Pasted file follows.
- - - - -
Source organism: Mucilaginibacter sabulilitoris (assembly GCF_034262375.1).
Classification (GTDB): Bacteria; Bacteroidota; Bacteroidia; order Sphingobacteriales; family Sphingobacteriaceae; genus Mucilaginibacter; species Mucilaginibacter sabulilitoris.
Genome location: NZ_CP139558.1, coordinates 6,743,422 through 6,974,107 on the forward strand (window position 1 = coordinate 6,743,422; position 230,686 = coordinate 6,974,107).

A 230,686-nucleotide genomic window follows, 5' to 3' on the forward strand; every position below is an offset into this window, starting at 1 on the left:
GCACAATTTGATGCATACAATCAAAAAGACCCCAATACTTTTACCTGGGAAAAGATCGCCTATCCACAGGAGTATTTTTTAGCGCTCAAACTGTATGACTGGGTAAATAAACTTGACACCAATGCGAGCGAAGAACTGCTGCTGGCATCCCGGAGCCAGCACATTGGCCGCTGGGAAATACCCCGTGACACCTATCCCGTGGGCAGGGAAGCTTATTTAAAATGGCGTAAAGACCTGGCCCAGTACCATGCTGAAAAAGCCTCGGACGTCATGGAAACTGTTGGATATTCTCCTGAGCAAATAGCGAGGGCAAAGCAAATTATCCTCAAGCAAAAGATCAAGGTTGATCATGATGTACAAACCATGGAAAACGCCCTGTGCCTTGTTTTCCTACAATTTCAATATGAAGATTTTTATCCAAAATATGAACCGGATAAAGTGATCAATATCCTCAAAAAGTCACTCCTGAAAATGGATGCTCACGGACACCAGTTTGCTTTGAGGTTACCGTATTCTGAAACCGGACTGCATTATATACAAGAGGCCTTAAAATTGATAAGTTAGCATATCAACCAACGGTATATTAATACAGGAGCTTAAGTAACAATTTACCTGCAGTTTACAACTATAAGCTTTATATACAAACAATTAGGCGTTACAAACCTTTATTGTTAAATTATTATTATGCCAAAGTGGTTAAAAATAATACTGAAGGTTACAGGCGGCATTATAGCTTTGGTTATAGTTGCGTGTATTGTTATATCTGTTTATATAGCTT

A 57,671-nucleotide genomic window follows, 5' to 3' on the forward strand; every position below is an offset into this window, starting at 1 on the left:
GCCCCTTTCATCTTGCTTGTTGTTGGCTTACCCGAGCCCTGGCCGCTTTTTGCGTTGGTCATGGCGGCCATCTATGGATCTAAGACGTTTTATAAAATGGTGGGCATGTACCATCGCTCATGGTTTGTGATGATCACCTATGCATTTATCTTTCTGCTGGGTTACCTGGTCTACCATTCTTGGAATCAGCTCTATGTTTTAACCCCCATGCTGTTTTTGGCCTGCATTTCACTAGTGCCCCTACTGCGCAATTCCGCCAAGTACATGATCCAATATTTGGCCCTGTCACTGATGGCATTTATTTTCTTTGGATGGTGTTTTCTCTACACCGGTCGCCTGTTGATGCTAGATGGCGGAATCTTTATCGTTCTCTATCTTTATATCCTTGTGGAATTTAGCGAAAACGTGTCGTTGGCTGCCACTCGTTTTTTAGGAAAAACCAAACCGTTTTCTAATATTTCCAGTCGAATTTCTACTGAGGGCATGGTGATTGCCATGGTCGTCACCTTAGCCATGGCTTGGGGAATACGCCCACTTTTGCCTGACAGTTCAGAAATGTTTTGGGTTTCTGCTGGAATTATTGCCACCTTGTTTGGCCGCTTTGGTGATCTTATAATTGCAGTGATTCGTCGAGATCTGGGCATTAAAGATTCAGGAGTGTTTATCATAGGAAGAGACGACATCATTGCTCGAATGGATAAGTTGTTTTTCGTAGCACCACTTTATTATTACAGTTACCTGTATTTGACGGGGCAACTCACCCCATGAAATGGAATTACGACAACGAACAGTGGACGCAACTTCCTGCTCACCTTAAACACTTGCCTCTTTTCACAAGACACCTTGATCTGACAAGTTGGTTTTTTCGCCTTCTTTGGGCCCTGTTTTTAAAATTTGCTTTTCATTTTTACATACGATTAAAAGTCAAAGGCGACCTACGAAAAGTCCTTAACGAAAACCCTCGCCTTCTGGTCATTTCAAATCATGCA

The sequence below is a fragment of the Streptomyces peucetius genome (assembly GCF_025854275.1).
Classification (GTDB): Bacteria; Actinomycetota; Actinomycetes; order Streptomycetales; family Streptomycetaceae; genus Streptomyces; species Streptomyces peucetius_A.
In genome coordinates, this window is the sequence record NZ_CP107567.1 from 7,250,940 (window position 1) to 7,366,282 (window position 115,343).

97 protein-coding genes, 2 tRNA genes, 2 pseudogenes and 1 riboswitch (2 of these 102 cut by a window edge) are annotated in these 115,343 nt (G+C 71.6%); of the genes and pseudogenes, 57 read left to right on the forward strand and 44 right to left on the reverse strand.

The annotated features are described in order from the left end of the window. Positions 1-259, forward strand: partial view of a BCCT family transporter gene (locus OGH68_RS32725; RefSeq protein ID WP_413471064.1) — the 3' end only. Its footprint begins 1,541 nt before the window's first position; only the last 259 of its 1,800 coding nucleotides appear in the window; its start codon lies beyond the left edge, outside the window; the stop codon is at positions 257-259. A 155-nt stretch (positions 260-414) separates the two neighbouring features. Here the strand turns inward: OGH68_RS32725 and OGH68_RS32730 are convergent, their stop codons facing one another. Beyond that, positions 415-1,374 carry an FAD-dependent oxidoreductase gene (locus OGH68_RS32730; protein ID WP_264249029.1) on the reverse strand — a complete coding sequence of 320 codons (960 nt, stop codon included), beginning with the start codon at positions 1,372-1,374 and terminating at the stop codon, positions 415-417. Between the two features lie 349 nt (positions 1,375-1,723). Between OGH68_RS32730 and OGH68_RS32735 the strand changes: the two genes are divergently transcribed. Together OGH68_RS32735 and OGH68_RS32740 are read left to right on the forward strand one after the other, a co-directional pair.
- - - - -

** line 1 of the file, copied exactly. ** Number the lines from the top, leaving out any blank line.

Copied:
Source organism: Mucilaginibacter sabulilitoris (assembly GCF_034262375.1).